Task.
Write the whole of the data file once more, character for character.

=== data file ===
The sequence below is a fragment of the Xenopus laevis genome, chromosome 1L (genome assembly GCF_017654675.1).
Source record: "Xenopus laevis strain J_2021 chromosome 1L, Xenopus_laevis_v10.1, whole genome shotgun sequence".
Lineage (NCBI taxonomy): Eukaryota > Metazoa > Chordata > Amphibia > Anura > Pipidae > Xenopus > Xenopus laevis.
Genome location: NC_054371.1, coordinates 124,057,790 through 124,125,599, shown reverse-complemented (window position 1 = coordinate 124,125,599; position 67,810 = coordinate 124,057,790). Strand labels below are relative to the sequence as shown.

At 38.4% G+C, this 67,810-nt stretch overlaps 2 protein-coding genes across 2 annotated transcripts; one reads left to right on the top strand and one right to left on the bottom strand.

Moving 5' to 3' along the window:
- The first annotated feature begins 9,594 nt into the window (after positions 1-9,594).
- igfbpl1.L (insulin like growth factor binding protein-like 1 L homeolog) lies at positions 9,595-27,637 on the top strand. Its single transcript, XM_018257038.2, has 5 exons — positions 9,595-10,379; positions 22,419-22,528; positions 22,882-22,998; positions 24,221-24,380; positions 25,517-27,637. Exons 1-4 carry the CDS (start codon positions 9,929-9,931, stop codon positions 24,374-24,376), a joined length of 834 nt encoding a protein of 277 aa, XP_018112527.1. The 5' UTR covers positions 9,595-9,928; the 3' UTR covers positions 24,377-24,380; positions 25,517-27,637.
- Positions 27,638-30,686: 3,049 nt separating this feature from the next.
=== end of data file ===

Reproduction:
The sequence below is a fragment of the Xenopus laevis genome, chromosome 1L (genome assembly GCF_017654675.1).
Source record: "Xenopus laevis strain J_2021 chromosome 1L, Xenopus_laevis_v10.1, whole genome shotgun sequence".
Lineage (NCBI taxonomy): Eukaryota > Metazoa > Chordata > Amphibia > Anura > Pipidae > Xenopus > Xenopus laevis.
Genome location: NC_054371.1, coordinates 124,057,790 through 124,125,599, shown reverse-complemented (window position 1 = coordinate 124,125,599; position 67,810 = coordinate 124,057,790). Strand labels below are relative to the sequence as shown.

At 38.4% G+C, this 67,810-nt stretch overlaps 2 protein-coding genes across 2 annotated transcripts; one reads left to right on the top strand and one right to left on the bottom strand.

Moving 5' to 3' along the window:
- The first annotated feature begins 9,594 nt into the window (after positions 1-9,594).
- igfbpl1.L (insulin like growth factor binding protein-like 1 L homeolog) lies at positions 9,595-27,637 on the top strand. Its single transcript, XM_018257038.2, has 5 exons — positions 9,595-10,379; positions 22,419-22,528; positions 22,882-22,998; positions 24,221-24,380; positions 25,517-27,637. Exons 1-4 carry the CDS (start codon positions 9,929-9,931, stop codon positions 24,374-24,376), a joined length of 834 nt encoding a protein of 277 aa, XP_018112527.1. The 5' UTR covers positions 9,595-9,928; the 3' UTR covers positions 24,377-24,380; positions 25,517-27,637.
- Positions 27,638-30,686: 3,049 nt separating this feature from the next.